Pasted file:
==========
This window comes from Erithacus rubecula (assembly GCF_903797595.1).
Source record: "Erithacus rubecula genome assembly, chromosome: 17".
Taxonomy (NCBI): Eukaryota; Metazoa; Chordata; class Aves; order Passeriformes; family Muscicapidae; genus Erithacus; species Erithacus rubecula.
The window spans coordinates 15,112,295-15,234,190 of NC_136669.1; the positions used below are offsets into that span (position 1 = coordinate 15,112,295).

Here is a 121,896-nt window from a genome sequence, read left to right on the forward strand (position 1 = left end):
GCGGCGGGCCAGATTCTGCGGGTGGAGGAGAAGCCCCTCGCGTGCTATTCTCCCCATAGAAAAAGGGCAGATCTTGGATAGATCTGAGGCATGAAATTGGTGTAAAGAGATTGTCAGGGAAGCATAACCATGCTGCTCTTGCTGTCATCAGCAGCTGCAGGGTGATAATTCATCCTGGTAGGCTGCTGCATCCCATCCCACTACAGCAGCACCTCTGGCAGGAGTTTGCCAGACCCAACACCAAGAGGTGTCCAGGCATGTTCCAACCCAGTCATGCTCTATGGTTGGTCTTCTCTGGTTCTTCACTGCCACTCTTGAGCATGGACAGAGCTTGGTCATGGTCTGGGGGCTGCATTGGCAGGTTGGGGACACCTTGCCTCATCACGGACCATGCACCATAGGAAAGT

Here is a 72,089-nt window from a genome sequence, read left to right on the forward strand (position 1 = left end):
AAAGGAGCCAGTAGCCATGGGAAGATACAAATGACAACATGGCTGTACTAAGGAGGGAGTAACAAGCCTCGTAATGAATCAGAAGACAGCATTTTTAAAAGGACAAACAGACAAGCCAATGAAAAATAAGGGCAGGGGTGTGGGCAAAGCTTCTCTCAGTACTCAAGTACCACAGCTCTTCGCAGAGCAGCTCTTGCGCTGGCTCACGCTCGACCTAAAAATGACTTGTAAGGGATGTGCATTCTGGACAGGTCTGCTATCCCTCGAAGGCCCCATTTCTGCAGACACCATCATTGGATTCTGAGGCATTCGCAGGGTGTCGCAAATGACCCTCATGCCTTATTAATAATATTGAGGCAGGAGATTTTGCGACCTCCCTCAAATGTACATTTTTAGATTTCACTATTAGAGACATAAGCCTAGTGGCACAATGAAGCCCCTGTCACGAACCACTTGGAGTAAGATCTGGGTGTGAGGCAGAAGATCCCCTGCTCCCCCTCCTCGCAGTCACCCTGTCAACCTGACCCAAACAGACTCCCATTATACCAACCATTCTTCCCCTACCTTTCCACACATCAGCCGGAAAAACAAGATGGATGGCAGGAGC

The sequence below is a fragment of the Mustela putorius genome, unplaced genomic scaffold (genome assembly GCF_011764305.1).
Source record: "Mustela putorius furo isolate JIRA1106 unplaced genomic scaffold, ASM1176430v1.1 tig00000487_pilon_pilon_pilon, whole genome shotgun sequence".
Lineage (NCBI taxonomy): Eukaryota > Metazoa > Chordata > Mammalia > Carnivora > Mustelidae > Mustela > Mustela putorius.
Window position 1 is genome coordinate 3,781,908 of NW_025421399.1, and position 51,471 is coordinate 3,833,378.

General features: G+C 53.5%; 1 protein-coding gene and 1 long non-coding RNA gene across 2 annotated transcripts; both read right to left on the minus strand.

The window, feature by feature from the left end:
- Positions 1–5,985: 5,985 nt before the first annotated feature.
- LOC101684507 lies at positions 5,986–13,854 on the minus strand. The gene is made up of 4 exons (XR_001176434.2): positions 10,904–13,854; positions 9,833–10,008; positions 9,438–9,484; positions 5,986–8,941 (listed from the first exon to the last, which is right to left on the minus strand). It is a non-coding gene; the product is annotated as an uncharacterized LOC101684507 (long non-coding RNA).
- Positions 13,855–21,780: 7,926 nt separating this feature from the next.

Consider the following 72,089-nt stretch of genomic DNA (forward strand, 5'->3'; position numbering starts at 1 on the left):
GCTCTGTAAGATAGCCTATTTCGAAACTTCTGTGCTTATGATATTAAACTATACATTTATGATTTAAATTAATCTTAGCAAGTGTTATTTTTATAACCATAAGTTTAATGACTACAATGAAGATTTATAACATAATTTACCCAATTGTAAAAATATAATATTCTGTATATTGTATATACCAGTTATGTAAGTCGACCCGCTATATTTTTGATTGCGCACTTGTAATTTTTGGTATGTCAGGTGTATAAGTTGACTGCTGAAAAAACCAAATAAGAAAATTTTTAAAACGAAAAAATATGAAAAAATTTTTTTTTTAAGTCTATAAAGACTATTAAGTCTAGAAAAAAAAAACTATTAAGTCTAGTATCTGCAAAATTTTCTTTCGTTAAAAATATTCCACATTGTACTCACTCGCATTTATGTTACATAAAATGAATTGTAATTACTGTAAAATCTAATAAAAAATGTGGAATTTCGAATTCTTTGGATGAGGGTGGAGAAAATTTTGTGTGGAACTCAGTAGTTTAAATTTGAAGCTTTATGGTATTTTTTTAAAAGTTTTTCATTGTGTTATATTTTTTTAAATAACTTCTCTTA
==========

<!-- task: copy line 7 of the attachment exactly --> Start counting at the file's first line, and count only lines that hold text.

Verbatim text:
Here is a 72,089-nt window from a genome sequence, read left to right on the forward strand (position 1 = left end):